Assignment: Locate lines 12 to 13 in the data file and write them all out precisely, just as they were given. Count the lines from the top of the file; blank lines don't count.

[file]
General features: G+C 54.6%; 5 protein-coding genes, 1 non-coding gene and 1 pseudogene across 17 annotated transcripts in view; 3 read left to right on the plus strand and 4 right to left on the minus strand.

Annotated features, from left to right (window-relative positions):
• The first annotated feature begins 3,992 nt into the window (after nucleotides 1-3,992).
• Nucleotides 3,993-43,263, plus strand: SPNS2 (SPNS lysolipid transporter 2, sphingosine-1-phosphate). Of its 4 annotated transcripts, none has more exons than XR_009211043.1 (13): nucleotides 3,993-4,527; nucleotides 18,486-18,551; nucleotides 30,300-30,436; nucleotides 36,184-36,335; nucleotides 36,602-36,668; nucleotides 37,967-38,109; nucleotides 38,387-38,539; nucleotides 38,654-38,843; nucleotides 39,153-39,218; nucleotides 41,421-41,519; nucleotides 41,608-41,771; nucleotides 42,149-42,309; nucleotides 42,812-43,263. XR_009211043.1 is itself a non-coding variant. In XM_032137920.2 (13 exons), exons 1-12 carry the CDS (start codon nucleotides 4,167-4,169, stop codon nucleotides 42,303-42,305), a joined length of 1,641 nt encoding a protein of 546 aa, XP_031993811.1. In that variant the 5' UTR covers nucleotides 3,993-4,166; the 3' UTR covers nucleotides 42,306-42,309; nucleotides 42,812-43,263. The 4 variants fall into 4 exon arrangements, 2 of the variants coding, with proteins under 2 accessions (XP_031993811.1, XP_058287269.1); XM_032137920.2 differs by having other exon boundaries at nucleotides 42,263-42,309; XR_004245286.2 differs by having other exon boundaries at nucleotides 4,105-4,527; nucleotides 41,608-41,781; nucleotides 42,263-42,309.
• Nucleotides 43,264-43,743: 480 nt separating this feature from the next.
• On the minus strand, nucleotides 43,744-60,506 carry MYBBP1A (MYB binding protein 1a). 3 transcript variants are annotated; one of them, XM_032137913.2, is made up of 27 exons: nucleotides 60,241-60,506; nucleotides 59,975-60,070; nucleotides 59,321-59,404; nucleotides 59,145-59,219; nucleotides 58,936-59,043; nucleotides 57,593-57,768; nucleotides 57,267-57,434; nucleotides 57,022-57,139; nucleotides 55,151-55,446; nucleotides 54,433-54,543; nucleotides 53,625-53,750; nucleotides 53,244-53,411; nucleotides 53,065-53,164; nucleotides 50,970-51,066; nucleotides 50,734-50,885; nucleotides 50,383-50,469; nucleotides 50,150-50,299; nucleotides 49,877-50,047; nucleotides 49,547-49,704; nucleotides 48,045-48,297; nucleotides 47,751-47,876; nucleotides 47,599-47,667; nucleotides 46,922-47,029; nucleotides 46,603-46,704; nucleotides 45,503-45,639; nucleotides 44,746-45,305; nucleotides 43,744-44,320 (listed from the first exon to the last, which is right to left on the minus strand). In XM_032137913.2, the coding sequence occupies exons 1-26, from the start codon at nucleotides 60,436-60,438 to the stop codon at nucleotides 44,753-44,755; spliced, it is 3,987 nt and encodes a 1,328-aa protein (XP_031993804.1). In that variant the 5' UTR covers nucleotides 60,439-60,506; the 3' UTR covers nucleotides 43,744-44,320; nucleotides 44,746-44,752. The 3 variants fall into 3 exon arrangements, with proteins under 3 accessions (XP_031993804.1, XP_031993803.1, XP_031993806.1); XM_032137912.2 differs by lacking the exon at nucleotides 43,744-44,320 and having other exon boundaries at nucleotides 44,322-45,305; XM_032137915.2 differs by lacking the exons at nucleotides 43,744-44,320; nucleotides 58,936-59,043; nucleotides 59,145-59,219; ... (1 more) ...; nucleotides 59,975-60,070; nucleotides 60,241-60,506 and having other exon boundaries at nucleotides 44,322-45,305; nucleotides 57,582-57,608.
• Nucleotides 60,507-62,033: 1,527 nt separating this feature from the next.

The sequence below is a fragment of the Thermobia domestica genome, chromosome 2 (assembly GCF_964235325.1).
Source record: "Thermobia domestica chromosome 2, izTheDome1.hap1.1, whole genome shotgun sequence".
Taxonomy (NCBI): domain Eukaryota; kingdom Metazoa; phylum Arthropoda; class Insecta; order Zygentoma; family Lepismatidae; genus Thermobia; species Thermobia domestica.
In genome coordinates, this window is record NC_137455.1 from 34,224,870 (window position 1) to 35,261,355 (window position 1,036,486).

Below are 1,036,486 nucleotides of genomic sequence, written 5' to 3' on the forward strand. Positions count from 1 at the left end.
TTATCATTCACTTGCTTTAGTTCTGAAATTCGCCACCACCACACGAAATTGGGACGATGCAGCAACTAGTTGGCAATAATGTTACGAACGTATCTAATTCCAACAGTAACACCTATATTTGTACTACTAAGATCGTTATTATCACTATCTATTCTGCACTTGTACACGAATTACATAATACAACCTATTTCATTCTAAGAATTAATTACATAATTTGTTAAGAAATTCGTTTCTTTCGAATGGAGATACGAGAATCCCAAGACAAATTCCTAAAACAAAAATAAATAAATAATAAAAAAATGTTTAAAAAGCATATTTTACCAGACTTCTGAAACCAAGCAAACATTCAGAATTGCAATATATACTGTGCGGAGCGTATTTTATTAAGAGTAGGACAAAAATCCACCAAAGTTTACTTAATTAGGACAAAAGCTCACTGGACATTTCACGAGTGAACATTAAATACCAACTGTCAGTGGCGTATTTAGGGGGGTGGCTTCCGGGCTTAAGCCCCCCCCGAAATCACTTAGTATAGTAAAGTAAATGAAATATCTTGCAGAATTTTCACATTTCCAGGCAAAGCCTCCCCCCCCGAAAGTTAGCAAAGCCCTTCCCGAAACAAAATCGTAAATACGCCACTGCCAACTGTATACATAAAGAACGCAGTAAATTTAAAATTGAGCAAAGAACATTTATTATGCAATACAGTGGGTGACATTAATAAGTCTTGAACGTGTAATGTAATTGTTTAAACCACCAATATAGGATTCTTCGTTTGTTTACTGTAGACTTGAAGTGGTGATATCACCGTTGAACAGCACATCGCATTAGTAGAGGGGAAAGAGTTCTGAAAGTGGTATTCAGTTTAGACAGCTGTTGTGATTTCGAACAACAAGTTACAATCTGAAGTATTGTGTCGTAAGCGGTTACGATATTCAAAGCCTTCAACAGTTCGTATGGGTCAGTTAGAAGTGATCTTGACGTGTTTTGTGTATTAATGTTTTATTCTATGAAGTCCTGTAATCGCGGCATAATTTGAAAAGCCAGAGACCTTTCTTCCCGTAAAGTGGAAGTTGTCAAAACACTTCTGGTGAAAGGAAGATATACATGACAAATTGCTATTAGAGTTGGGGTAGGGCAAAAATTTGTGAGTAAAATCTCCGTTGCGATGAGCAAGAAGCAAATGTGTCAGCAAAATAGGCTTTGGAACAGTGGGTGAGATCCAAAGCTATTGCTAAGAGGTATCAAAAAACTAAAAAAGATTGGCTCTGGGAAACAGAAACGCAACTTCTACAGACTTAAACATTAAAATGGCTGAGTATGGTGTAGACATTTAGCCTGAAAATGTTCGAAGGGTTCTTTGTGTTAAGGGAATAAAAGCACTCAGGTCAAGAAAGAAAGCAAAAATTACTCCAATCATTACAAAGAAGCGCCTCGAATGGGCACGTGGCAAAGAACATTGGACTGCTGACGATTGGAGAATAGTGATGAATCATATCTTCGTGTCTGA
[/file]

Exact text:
Below are 1,036,486 nucleotides of genomic sequence, written 5' to 3' on the forward strand. Positions count from 1 at the left end.
TTATCATTCACTTGCTTTAGTTCTGAAATTCGCCACCACCACACGAAATTGGGACGATGCAGCAACTAGTTGGCAATAATGTTACGAACGTATCTAATTCCAACAGTAACACCTATATTTGTACTACTAAGATCGTTATTATCACTATCTATTCTGCACTTGTACACGAATTACATAATACAACCTATTTCATTCTAAGAATTAATTACATAATTTGTTAAGAAATTCGTTTCTTTCGAATGGAGATACGAGAATCCCAAGACAAATTCCTAAAACAAAAATAAATAAATAATAAAAAAATGTTTAAAAAGCATATTTTACCAGACTTCTGAAACCAAGCAAACATTCAGAATTGCAATATATACTGTGCGGAGCGTATTTTATTAAGAGTAGGACAAAAATCCACCAAAGTTTACTTAATTAGGACAAAAGCTCACTGGACATTTCACGAGTGAACATTAAATACCAACTGTCAGTGGCGTATTTAGGGGGGTGGCTTCCGGGCTTAAGCCCCCCCCGAAATCACTTAGTATAGTAAAGTAAATGAAATATCTTGCAGAATTTTCACATTTCCAGGCAAAGCCTCCCCCCCCGAAAGTTAGCAAAGCCCTTCCCGAAACAAAATCGTAAATACGCCACTGCCAACTGTATACATAAAGAACGCAGTAAATTTAAAATTGAGCAAAGAACATTTATTATGCAATACAGTGGGTGACATTAATAAGTCTTGAACGTGTAATGTAATTGTTTAAACCACCAATATAGGATTCTTCGTTTGTTTACTGTAGACTTGAAGTGGTGATATCACCGTTGAACAGCACATCGCATTAGTAGAGGGGAAAGAGTTCTGAAAGTGGTATTCAGTTTAGACAGCTGTTGTGATTTCGAACAACAAGTTACAATCTGAAGTATTGTGTCGTAAGCGGTTACGATATTCAAAGCCTTCAACAGTTCGTATGGGTCAGTTAGAAGTGATCTTGACGTGTTTTGTGTATTAATGTTTTATTCTATGAAGTCCTGTAATCGCGGCATAATTTGAAAAGCCAGAGACCTTTCTTCCCGTAAAGTGGAAGTTGTCAAAACACTTCTGGTGAAAGGAAGATATACATGACAAATTGCTATTAGAGTTGGGGTAGGGCAAAAATTTGTGAGTAAAATCTCCGTTGCGATGAGCAAGAAGCAAATGTGTCAGCAAAATAGGCTTTGGAACAGTGGGTGAGATCCAAAGCTATTGCTAAGAGGTATCAAAAAACTAAAAAAGATTGGCTCTGGGAAACAGAAACGCAACTTCTACAGACTTAAACATTAAAATGGCTGAGTATGGTGTAGACATTTAGCCTGAAAATGTTCGAAGGGTTCTTTGTGTTAAGGGAATAAAAGCACTCAGGTCAAGAAAGAAAGCAAAAATTACTCCAATCATTACAAAGAAGCGCCTCGAATGGGCACGTGGCAAAGAACATTGGACTGCTGACGATTGGAGAATAGTGATGAATCATATCTTCGTGTCTGA